Evaluation of fungicide resistance in Sclerotinia minor and strategies for chemical control of sclerotinia blight of peanut

TR Number



Journal Title

Journal ISSN

Volume Title


Virginia Tech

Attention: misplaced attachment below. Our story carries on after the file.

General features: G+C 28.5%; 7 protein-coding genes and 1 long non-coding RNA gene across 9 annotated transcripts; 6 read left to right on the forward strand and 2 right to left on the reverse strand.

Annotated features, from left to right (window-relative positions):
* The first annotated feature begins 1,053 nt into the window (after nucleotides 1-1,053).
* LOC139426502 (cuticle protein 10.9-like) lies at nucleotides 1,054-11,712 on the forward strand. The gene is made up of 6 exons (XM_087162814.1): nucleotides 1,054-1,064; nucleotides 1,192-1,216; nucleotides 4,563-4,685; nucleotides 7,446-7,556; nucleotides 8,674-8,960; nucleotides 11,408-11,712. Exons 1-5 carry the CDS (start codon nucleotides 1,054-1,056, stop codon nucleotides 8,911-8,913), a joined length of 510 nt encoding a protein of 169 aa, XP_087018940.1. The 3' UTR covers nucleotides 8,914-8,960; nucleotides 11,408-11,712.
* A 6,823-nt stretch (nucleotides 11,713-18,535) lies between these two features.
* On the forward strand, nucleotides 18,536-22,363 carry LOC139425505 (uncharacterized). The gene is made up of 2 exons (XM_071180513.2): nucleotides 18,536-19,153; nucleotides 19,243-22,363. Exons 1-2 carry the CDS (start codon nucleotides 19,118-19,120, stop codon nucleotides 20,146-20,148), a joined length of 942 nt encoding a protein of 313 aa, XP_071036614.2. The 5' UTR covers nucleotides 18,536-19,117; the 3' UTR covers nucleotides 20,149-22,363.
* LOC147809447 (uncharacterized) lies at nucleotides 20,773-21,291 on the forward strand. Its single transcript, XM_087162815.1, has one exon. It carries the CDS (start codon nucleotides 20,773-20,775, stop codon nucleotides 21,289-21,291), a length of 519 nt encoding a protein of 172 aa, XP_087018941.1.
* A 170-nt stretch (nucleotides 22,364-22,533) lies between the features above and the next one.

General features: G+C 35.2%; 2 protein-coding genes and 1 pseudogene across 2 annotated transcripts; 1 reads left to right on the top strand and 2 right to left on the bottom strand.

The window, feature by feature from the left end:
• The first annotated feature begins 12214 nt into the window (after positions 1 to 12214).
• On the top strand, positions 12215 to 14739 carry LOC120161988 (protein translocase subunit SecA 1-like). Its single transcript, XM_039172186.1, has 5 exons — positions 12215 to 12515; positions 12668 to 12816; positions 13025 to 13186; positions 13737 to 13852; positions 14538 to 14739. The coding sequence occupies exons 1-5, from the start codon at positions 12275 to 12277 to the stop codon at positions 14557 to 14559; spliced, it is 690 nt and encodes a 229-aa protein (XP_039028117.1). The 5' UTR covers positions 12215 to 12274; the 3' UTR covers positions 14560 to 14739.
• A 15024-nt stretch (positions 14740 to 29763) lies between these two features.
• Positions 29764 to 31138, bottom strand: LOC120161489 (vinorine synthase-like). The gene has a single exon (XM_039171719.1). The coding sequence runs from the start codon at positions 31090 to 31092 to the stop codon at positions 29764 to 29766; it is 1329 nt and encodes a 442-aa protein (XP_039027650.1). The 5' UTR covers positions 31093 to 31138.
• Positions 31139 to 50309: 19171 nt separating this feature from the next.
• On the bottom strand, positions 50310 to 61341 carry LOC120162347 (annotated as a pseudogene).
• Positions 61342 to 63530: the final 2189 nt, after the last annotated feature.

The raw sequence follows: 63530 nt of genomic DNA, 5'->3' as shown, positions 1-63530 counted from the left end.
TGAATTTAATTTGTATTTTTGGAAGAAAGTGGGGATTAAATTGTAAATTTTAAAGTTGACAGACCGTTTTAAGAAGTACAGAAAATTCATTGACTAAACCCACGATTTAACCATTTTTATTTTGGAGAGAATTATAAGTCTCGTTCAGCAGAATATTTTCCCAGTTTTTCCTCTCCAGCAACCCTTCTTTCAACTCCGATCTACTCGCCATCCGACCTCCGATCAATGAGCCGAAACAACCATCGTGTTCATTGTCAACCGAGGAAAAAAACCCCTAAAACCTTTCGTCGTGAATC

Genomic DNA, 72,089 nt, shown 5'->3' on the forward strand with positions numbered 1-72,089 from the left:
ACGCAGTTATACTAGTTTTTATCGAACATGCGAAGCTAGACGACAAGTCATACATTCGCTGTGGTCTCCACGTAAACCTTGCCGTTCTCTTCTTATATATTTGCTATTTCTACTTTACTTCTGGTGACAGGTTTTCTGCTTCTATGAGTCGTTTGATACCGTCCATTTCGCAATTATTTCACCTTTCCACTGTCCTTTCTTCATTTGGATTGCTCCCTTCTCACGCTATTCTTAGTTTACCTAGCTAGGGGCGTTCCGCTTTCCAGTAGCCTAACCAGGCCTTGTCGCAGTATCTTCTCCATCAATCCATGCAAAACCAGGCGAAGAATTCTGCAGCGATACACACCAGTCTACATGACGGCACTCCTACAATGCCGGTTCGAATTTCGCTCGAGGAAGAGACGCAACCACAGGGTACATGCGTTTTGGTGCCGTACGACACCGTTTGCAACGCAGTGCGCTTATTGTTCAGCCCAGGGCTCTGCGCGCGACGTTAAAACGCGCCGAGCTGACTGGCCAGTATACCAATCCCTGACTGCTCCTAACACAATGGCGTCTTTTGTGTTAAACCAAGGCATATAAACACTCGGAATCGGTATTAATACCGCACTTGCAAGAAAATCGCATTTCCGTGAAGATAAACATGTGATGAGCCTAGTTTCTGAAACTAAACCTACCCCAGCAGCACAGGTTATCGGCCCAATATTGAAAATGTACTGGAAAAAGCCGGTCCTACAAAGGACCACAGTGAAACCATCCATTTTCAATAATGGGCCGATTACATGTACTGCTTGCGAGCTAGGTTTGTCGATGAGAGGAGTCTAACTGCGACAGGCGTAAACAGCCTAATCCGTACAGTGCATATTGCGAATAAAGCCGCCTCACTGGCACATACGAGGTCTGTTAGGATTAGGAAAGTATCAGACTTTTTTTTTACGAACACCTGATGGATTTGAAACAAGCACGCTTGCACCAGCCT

Testing several registered and experimental fungicides in the laboratory and field has resulted in the identification of two compounds possessing high levels of fungitoxicity to Sclerotinia minor, the causal agent of Sclerotinia blight of peanut. The two fungicides, ASC-66825 and RH-3486, are thought to have a different chemistry than the dicarboximide fungicides. The ED₅₀ value (dose required for 50% inhibition of mycelial growth) of ASC-66825 and RH- 3486 was 0.004 µg/ml and they were 45 times more fungitoxic to mycelial growth on glucose yeast extract agar (GYEA) than iprodione. At simulated field rates (1.12 kg/ha), none of the experimental fungicides effectively inhibited sclerotial formation in soil-plate assays, whereas all the dicarboximide fungicides (chlozolinate, iprodione and vinclozolin) significantly inhibited sclerotial formation. No cross-resistance was detected between the dicarboximide fungicides and ASC-66825 or RH-3486. During three years of field tests, RH-3486 controlled Sclerotinia blight of peanut significantly better than iprodione. The spray adjuvant, pinolene (Nu-Film-17®), significantly improved the performance of iprodione (Rovral®) over 5 years of field tests. Average yields from plots treated with iprodione and pinolene were 365 kg/ha higher and disease incidence 15% lower than plots treated with iprodione alone. Applying fungicides to experimental microplots infested with a pathogenic, dicarboximide-resistant isolate of S. minor (B-83-T2) indicated that fungicides still provided disease control in a field situation. Disease incidence was suppressed 96, 55, 62, 25 and 20% in microplots infested with isolate B-83-T2 and 97, 83, 33, 67 and 30% in plots infested with a sensitive isolate (S-2), following treatments with RH-3486, vinclozolin, iprodione, PCNB and dicloran, respectively. Sclerotia of S. minor from peanut fields treated with dicarboximides and other fungicides for leafspot control did not show field resistance to iprodione in spite of an in vitro resistance rate of 6.3% in GYEA tests containing 2 µg/ml of iprodione. Field resistance to iprodione does not seem to be a major threat to control of Sclerotinia blight of peanut with iprodione in Virginia. The use of chlorothalonil for leafspot control has been correlated with an increase in the incidence of Sclerotinia blight. Excised peanut stems obtained from plots exposed to field applications of chlorothalonil produced larger lesions after inoculation with S. minor, than stems from untreated plots. Treatment of excised stems with chlorothalonil just prior to inoculation did not enhance lesion development. However, cultures of S. minor conditioned on GYEA containing chlorothalonil at 10 µg/ml were more pathogenic on excised stems than unconditioned cultures. Chlorothalonil may increase the aggressiveness of S. minor by enhancing organic acid production without greatly inhibiting fungal growth.